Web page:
Third person would be "goeth", as in "pride goeth before the fall".

Whither goeth the journey?


What w(h)ithering comment ....! :)


I would use "Wohin reist du?" MORE SIMPLE ( --" )


wait is this really possible?


I think it is bro. I mean it would sound like "Where are you travelling to?" I totally accept corrections.


Just when things were making sense, this doesn't (to me). sigh [This is when the spoken text was "Wohin geht die Reise?" and the written correction was "Where are you traveling to?" Reading the comments, "Where does the trip go" makes more sense to me, as in, "is this a day trip I want to go on or should I see where the other bus trip is going?" I get confused when DL jumps between idiomatic and word-for-word. I like knowing BOTH but maybe a cue such as {I} to let me know this is an idiomatic phrase to learn but here is how it breaks down word-for-word in the hints under the idiomatic?]


I so agree! Like it costs peanuts when it really costs an apple and an egg.


Couldn't it also mean "To where is he/she travelling?" The second person is the only possible meaning?


I'm sorry DL, but the only translation for this is "where is the trip to". Anything else is making up non-existent context, as is the case with your "Where are you traveling to". You've invented a back story!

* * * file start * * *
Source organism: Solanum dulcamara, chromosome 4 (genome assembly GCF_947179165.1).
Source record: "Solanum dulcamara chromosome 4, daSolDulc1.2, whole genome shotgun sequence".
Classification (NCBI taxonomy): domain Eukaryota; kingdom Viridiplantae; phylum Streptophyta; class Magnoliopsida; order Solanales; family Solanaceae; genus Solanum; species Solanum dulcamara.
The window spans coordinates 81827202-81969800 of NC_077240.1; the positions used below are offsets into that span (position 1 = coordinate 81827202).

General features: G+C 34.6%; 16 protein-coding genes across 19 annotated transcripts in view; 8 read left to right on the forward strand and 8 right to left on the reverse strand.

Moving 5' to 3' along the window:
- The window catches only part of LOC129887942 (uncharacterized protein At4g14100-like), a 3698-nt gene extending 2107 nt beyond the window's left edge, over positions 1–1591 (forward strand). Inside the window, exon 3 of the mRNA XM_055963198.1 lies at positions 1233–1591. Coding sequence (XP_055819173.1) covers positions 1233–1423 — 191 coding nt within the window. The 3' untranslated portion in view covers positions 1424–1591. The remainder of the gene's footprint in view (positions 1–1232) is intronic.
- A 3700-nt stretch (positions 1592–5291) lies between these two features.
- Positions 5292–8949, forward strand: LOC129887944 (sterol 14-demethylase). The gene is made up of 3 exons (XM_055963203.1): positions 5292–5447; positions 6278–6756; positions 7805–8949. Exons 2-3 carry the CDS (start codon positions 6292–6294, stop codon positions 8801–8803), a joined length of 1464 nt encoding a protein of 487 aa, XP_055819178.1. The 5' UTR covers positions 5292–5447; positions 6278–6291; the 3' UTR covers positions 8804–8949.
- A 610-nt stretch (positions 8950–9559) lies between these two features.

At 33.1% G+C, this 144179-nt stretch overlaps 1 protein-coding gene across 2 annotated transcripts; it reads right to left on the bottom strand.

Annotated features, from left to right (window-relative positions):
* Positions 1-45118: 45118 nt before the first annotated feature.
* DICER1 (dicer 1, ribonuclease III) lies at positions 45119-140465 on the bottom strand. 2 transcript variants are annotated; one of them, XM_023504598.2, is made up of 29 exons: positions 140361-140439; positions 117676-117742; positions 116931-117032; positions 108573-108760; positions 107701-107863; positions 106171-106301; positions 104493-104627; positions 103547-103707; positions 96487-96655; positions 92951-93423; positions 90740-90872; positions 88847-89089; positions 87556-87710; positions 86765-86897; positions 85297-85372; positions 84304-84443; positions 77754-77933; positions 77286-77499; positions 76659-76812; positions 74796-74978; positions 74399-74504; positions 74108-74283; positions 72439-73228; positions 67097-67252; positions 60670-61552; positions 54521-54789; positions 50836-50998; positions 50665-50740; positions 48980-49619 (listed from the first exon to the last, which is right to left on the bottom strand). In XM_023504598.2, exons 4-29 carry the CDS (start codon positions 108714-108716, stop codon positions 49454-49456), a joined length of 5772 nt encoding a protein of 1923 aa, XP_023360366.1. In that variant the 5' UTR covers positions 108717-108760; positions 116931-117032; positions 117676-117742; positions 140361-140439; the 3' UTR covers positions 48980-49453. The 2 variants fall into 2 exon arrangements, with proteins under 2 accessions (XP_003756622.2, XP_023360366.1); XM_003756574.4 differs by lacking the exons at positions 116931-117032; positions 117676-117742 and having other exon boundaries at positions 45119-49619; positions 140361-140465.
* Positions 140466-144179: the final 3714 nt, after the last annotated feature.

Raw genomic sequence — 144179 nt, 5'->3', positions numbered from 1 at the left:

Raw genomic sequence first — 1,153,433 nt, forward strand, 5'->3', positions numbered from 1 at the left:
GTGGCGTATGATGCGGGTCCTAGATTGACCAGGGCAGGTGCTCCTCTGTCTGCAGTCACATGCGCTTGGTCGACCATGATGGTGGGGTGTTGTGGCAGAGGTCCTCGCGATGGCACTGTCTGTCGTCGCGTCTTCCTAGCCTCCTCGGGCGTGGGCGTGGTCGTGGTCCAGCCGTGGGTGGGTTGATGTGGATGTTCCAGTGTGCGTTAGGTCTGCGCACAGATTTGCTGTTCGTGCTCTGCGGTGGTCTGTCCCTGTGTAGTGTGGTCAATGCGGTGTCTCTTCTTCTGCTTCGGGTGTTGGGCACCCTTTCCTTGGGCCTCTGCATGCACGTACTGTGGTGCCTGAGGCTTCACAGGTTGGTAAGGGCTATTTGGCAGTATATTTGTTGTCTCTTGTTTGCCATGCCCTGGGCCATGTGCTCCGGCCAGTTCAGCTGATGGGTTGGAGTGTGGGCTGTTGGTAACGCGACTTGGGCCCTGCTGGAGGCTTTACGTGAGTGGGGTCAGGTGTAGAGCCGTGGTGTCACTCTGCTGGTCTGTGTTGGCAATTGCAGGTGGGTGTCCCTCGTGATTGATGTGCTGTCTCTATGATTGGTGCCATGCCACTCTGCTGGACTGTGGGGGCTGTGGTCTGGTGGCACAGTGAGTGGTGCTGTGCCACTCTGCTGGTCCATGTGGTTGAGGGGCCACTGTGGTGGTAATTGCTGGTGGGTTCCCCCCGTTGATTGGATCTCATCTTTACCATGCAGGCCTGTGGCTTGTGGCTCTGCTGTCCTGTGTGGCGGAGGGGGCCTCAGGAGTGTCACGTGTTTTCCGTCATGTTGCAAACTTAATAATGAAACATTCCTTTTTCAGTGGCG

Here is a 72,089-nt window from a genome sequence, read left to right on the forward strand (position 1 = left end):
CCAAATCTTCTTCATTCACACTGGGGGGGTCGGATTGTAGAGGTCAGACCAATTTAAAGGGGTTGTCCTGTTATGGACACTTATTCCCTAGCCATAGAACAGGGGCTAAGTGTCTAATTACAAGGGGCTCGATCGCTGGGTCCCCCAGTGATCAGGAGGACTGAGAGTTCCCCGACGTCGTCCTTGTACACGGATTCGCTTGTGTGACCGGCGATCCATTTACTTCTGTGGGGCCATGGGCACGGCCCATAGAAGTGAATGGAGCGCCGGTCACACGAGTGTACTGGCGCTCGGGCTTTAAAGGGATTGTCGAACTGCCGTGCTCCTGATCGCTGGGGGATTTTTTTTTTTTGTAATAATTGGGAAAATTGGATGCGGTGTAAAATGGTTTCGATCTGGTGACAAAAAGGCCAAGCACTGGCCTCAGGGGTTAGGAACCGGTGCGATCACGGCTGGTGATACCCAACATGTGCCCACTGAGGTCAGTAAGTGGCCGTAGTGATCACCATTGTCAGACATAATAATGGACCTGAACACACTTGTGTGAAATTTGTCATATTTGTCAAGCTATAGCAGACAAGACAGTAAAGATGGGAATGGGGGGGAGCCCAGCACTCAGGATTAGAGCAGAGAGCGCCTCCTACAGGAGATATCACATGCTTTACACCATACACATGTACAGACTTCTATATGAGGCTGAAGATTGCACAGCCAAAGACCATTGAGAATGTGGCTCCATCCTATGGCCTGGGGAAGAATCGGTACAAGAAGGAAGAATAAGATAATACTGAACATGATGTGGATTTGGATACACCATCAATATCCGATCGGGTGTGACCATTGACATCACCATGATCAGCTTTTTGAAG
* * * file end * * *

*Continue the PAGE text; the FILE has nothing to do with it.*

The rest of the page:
Where is "you" in this translation?


Nowhere! It's in the unwritten backstory. That backstory would have to contain a relationship between the trip and the person you are talking to. It's a likely scenario but not the only one.


Thank you, that makes sense.


"Whereto is the trip" should be correct but wasn't.The German sentence is not specific whether it is du, Sie ihr or sie who is doing the trip, so I feel the English translation could also be non specific.


That's a confusing sentence..


Not impressed with the implied context, but any straightforward translation would sound strange in English, so I see the dilemma.


I've read all the comments here and decided to ask my cousin who was born and works in Dortmund. His answer interested me - he says that there are so many ways to say this, and context has to be considered, but his best English equivalent for this particular sentence (there are probably better, he says) is this: 'where is the trip taking you?' Although he's not totally fluent in English he is fluent enough for me to accept this. He also advised to just take German as it is and minimise the analysis.